Eating fish can be healthy, doctors say. A little fish oil is good for the brain. What isn’t good for fish, however, is overfishing, pollution, and disassociation, like landlubbers who don’t concern themselves with the quality of life in our lakes and oceans. So here’s a look at some of the 10 scariest fish on the planet, with big teeth, ugly mugs, and extra creepiness. Some of these fish are endangered. We need to remember that the less cuddly the creature, the more the need for awareness and diligence to make sure they and their habitat are protected. Let the uncomfortable awareness begin. (Pics)
Just when you thought it was safe to go back in the water… This collection of scary fish will put your fear of Jaws on the back burner. Turns out there are a lot more sharp-toothed creatures in the sea — like the fangtooth fish, pictured above.
But fish need more than mouth armor to defend themselves from overfishing, pollution, and disassociation from landlubbers who don’t concern themselves with the quality of life in our lakes and oceans.
This fangtooth fish may be smiling. It’s hard to tell. These things live about three miles below the surface. Their fangs are so long that they slide into special pockets in the roof of the mouth when the jaw is closed, according to Sea and Sky. It’s also called the ogrefish, for some reason.
There’s something about big teeth that makes fish scary, especially the humpback anglerfish, with an added bonus of a dark, slimy body. This one is a female, about the size of a tennis ball. The male is smaller, about the size of a jelly bean, and mates with the female by latching onto her with his hooked teeth, drinking her blood and supplying sperm, according to The Encyclopedia of New Zealand. How romantic.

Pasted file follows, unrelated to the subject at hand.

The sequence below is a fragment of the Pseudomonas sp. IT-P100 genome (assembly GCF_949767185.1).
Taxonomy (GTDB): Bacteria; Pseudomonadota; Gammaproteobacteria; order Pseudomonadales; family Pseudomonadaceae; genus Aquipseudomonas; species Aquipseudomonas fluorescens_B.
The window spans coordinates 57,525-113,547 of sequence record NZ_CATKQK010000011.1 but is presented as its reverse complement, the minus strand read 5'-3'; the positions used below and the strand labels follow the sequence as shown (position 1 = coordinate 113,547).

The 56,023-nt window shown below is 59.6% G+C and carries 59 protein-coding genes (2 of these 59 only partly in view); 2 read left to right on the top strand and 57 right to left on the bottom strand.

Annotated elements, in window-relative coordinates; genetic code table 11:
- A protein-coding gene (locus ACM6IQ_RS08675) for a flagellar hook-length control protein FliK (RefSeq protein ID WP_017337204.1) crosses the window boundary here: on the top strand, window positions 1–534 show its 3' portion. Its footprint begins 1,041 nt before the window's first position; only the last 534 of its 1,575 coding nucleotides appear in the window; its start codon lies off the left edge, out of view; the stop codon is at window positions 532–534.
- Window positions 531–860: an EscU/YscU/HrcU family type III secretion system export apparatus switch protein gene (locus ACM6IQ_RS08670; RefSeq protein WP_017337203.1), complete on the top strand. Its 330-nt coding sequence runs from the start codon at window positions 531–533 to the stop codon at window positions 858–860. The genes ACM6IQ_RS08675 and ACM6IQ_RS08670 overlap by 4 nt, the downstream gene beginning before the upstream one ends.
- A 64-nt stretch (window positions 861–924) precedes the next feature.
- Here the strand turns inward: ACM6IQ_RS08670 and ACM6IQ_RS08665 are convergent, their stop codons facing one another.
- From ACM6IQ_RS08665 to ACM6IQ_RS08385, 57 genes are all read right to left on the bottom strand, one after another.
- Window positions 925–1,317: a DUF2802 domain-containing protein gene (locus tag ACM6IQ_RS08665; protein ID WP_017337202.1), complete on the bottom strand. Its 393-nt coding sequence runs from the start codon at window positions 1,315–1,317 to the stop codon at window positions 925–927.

Deep sea lizardfish
The deep-sea lizardfish even has teeth on its tongue. Apparently, divers often come across these in coral reefs. You might want to scratch coral reef exploration off your to-do list.
Another fish with a face, and quite a honker, is the the blobfish. It looks like he really needs some exercise. The blobfish’s body is like jelly, to withstand the deep sea. Out of the water, they look different, but just as ugly. This fish is in danger of being wiped out, says Greenpeace, due to bottom trawling.
These fish are real products of evolution, with mugs only a mother could love. But we should love them, because all nature is precious, folks. Especially the ugly creatures, like this lumpfish, also known as a lumpsucker, a popular alternative to expensive caviar.
The piranha is making a comeback this year, in a film called … “Piranha 3-D.” The red piranha, shown here with a few friends, feeds in groups of 20 to 30, and may attack prey in a feeding frenzy stimulated by blood in the water, reports the Georgia Aquarium.
Rainbow Trout with two mouths
This fish tale comes from Nebraska. That’s a rainbow trout with two mouths. Clarence Olberding, the lucky angler, told the Journal Star he planned to take the fish home, smoke it and eat it. Two mouths? This swimmer would probably make a great politician.
Mexican Walking Fish
A fish with hands and legs? Did a frog mate with a goldfish? Nope. This is the Mexican Walking Fish, which is actually a salamander. Also called an Axolotl, it remains in its larval form throughout its life and never grows into an adult (kind of like some of those high school friends on Facebook). The axolotl also is threatened with extinction, due to habitat destruction and water pollution.
Roar. The goliath tigerfish is prized as a game fish in Central Africa. The fish is ranked as one of the top 10 hardest-fighting freshwater fish on the planet, says FishQuest.com, which offers fishing excursions for about $6,000, plus airfare. “It can weigh over 100 pounds and its jaws are armed with 32 razor-sharp teeth that can shear through the strongest steel leaders and even straighten hooks,” the site says.
Dubbed “Sid Fishious”
This sucker, dubbed “Sid Fishious” by the British press, is allegedly a giant snakeshead that will eat people if it gets the chance. One thing to help you sleep: The snakehead can crawl on land, from one water body to another.